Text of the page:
Home5G & BeyondHuawei sues US government over federal product ban

    Huawei sues US government over federal product ban


    Huawei is suing the US government over a ban that restricts federal agencies from using its products.

    Huawei has filed the complaint in a US federal court, claiming that Section 889 of the 2019 National Defense Authorization Act (NDAA), which imposes the ban, is unconstitutional.

    Section 889 of the 2019 NDAA, which was signed by President Donald Trump in August, not only bars all US Government agencies from buying Huawei equipment and services, but also bars them from contracting with or awarding grants or loans to third parties who do so.

    Through the lawsuit, filed at a US District Court in Plano, Texas, Huawei wants the restrictions lifted and is calling for a permanent injunction against them.

    A last resort

    “The US Congress has repeatedly failed to produce any evidence to support its restrictions on Huawei products. We are compelled to take this legal action as a proper and last resort,” Guo Ping, Huawei Rotating Chairman said. “This ban not only is unlawful but also restricts Huawei from engaging in fair competition, ultimately harming US consumers.

    “We look forward to the court’s verdict, and trust that it will benefit both Huawei and the American people.”

    Huawei hits back

    Huawei, which is the world’s biggest telecom equipment maker, is facing ongoing controversy concerning accusations of its equipment being used to spy for the Chinese government. Huawei has vehemently denied all charges and argued they are politically motivated, but some European countries, as well as the US, have banned Huawei’s equipment from their 5G networks.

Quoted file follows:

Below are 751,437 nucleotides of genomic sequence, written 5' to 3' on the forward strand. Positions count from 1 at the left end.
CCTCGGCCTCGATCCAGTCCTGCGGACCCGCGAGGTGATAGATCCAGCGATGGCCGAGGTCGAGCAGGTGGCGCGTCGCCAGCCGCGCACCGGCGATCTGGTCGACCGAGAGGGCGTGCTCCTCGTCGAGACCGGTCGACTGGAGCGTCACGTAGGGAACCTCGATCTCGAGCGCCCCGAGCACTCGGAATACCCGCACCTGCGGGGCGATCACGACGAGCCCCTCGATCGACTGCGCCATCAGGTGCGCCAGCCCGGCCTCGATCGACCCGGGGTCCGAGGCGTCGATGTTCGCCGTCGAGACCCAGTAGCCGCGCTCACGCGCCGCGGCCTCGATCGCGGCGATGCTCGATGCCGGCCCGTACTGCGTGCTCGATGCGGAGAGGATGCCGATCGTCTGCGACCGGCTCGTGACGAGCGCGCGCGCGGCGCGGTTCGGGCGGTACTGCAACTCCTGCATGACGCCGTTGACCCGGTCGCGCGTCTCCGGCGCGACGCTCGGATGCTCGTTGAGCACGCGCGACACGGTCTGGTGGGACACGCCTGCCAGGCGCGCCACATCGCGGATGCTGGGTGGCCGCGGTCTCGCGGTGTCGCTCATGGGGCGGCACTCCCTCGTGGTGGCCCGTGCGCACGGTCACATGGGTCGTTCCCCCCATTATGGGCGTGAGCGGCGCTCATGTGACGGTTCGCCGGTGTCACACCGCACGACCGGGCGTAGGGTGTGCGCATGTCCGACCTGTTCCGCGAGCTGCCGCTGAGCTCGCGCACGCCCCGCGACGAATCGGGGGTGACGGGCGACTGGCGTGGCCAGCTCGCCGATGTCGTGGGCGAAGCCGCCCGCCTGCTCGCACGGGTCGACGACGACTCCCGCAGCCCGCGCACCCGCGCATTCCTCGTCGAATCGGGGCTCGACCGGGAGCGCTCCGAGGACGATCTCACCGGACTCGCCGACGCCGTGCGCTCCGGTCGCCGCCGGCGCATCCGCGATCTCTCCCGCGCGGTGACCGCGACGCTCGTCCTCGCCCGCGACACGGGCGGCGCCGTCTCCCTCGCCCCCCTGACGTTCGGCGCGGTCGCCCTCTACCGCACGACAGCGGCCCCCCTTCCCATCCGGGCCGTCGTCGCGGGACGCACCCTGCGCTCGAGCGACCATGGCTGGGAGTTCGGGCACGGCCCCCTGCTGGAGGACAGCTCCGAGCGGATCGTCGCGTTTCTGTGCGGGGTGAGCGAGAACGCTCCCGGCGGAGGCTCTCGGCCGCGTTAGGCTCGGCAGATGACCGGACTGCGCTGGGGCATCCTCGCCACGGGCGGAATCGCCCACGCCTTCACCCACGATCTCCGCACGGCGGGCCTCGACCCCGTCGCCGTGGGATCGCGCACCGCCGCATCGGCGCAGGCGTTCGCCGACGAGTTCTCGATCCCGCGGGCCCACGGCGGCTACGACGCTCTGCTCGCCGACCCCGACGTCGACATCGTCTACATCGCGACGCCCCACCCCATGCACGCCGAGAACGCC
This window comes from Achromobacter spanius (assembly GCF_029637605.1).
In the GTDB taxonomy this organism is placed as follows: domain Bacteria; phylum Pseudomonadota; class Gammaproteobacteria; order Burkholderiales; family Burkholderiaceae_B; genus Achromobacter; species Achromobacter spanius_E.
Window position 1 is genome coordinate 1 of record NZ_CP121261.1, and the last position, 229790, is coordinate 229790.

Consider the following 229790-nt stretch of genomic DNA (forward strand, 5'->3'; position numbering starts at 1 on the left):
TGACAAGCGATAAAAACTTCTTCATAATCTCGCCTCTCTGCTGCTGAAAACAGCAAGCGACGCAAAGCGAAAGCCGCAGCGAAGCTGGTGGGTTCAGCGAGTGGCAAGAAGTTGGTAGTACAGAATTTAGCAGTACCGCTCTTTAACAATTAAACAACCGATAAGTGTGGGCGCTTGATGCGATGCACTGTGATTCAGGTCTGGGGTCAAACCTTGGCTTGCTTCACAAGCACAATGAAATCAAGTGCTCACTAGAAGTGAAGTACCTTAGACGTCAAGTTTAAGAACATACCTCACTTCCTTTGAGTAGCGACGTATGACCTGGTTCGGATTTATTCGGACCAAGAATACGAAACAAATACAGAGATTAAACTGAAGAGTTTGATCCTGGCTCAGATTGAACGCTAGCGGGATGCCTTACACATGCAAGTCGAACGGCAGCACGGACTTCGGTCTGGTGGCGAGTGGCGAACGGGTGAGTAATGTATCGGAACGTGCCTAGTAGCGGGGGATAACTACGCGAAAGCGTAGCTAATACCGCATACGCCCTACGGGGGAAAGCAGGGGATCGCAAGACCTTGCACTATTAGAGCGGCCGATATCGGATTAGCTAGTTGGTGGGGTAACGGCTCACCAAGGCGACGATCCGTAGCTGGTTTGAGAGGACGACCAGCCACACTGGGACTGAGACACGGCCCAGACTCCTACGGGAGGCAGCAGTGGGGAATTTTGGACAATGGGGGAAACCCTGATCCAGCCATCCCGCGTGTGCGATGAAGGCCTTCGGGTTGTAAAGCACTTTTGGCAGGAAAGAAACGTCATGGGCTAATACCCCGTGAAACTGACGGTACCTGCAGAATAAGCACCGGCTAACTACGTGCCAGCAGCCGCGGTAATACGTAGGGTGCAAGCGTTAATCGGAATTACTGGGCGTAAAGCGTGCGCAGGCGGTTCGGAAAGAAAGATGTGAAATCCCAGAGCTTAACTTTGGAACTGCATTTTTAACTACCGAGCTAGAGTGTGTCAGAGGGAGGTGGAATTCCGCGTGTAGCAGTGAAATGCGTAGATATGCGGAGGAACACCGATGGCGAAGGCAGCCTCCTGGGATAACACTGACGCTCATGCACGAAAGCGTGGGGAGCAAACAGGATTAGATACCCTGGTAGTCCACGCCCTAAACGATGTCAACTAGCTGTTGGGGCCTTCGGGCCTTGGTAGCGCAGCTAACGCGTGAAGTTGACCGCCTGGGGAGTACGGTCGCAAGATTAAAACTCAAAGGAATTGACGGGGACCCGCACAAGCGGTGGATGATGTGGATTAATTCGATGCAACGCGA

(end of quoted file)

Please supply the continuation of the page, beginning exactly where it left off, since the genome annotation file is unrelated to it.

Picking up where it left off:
The lawsuit is Huawei’s boldest move yet in the ongoing dispute but it has also taken other steps to address the furore. Guo Ping tackled the accusations head-on in his keynote at MWC 19 in Barcelona last month, alluding to the US National Security Agency’s surveillance programme.

    “Prism, prism on the wall. Who’s the most trustworthy of them all?,” he said, adding,  “It’s an important question to ask. And if you don’t understand this question, go ask Edward Snowden.”

    “We can’t use prisms, crystal balls, or politics to manage cybersecurity. It’s a challenge we all share,” he said.

    Earlier this week the company opened a Cyber Security Transparency Centre in Brussels and called on industry and governments to establish unified, objective cybersecurity standards.  It has also launched a “Huawei Facts” website and Twitter account.